Official statement from Bitmalta regarding the MGA’s white paper to future proof Malta’s Gaming Legal Framework
The Malta Gaming Authority’s (MGA) white paper on the future of the iGaming regulatory framework featured a short but promising piece about the acceptance of cryptocurrencies, recognising them as “fast and cost-effective alternatives to traditional payment mechanisms” while promising the allowance of usage by MGA licensees of such cryptocurrencies.
Bitmalta welcomes this position taken by the MGA which is in line with what the Prime Minister has been stating over the past few weeks when expressing his wishes that Malta becomes one of the leading jurisdictions championing the blockchain technology and cryptocurrencies. Since Malta prides itself as being one of the main hubs for remote gaming, it is only logical that it should support suppliers and operators alike in adopting one of the most promising technological advances of the last decade.
However, this is just but one small step which has been taken in progressing towards full adoption of the blockchain technology and cryptocurrencies, and possibly a late one at that. Other jurisdictions such as the United Kingdom have already legislated in favour of the use of cryptocurrencies by remote gaming operators, and unless Malta wants to play second fiddle to such other jurisdictions, it should ramp up its efforts to embrace such technologies by speeding up the process and employing the services of experts readily available in the Maltese islands who would be more than glad to aid Malta in repeating its resounding success achieved in 2004 when it was the first jurisdiction in Europe to successfully regulate remote gaming. The opportunity is ripe for such another historic advance, which would even dwarf what was achieved in 2004.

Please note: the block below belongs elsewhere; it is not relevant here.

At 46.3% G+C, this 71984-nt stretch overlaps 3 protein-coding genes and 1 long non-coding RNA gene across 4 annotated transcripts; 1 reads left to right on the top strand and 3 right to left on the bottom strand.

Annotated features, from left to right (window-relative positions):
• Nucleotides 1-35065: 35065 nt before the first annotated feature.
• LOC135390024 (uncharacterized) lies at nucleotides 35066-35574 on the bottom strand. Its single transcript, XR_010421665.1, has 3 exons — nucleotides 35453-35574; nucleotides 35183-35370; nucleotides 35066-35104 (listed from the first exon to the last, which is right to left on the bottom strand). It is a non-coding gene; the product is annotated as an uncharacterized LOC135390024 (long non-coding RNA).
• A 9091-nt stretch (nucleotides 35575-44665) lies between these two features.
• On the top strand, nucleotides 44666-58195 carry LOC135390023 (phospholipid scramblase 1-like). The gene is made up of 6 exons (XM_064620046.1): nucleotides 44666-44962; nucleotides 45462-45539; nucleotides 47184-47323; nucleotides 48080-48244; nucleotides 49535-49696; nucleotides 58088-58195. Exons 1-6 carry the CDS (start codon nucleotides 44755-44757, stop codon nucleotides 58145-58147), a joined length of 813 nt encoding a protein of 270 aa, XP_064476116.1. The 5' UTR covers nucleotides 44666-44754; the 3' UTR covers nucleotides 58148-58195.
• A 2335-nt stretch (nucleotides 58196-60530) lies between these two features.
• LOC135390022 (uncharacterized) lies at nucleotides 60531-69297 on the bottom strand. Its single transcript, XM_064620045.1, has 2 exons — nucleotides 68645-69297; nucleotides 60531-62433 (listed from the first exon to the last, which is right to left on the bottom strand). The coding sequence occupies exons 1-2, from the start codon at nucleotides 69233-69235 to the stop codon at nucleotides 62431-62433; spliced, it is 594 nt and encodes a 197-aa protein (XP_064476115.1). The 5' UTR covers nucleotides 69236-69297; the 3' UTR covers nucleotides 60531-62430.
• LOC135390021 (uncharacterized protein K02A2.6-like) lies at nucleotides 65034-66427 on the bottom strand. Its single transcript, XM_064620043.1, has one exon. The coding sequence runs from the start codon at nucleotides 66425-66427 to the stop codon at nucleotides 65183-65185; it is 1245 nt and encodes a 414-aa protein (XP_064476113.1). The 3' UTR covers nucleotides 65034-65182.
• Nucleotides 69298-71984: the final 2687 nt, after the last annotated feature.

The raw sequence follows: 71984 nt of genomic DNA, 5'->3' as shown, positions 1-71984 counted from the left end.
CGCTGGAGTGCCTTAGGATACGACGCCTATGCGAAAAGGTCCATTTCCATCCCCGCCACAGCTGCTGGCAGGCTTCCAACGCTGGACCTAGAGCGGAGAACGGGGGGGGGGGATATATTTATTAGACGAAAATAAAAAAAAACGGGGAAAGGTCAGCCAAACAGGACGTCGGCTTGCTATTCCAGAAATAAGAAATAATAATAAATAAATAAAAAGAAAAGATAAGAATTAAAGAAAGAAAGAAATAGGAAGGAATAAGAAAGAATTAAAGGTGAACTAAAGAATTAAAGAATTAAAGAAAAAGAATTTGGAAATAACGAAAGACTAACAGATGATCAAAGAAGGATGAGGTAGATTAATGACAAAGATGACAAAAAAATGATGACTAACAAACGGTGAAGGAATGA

Bitmalta offers its full support to the MGA in this decision and believes that while one should never legislate in haste, the excuse that one should preferably err on the side of caution when considering cryptocurrencies has long since expired, and Malta as a jurisdiction should either ride the wave or be buried under it.